NCAA Cites Four Former Vols Football Staffers Over Recruiting Violations

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Four individuals who previously worked for the Tennessee football program have reached an agreement with NCAA enforcement staff on recruiting violations and impermissible benefits that occurred within the football program and the appropriate penalties for those violations. A Committee on Infractions panel has preliminarily approved the agreement. The school and other individuals involved in the case have contested either the alleged violations, the application of certain penalties, or both, and that portion of the case will be considered by the Committee on Infractions during a hearing, after which the committee will release its full decision.

The agreed-upon violations occurred over several academic years and involved cash payments to recruits and their families, impermissible recruiting contacts during a COVID dead period, and impermissible recruiting inducements during unofficial visits.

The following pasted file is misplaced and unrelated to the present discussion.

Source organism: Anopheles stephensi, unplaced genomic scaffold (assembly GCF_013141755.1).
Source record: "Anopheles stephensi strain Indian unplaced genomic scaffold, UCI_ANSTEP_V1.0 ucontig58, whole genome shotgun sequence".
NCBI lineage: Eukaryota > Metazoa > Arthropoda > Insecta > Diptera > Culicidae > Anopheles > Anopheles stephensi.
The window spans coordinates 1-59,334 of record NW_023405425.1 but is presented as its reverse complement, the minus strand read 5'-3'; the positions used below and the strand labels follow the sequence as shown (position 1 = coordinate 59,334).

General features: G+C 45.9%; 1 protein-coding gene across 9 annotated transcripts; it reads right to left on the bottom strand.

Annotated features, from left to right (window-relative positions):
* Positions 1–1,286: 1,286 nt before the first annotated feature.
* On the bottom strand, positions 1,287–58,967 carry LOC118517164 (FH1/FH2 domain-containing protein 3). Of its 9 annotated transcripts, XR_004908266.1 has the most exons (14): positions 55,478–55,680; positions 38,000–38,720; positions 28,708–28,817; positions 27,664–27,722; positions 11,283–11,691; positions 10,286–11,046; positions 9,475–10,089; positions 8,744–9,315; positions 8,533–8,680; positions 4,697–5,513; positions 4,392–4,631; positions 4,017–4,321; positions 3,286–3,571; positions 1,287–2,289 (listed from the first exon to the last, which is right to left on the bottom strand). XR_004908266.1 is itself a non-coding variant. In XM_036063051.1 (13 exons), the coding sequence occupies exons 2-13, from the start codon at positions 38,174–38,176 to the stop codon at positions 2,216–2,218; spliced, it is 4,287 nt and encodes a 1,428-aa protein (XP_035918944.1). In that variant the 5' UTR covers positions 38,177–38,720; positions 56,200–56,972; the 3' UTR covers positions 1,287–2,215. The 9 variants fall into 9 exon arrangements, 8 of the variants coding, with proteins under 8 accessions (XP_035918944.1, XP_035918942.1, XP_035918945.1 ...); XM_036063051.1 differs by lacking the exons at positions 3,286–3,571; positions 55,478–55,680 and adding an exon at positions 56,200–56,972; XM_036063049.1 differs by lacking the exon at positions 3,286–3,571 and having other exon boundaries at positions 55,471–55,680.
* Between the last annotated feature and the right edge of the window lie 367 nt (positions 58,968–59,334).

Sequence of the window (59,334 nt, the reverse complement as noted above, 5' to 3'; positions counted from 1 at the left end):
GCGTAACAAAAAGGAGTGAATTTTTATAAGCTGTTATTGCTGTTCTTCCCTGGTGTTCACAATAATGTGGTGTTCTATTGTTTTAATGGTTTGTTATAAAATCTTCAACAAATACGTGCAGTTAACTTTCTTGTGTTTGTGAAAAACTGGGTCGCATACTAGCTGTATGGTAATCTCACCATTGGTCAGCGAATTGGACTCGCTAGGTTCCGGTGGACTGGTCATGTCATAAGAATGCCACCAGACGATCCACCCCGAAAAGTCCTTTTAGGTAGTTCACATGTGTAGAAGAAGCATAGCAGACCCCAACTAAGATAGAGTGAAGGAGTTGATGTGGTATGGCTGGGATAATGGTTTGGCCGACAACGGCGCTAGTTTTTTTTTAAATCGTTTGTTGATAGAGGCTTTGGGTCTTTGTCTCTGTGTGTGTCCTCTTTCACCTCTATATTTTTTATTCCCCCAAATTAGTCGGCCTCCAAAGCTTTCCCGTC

The committee will not discuss further details in the case to protect the integrity of the ongoing process, as the committee's final decision — including potential violations and penalties for the school and the remaining individuals — is still pending.

By separating the cases, the Division I Committee on Infractions publicly acknowledges the infractions case and permits the individuals to immediately begin serving their penalties while awaiting the committee's final decision. That decision also will include any findings and penalties for the school and remaining individuals who have contested the violations and/or penalties. This is the third case where the committee has used multiple resolution paths.

The agreed-upon penalties in this case include show-cause orders for the individuals — varying from three to five years — in alignment with the agreed-upon Level I-aggravated classifications of their respective violations.

In August 2022, the Division I Board of Directors adopted legislation intended to modernize and expedite the infractions process. Although the infractions process historically permitted negotiated resolutions when not all parties participated, the new rules clarify when bifurcated cases are appropriate.

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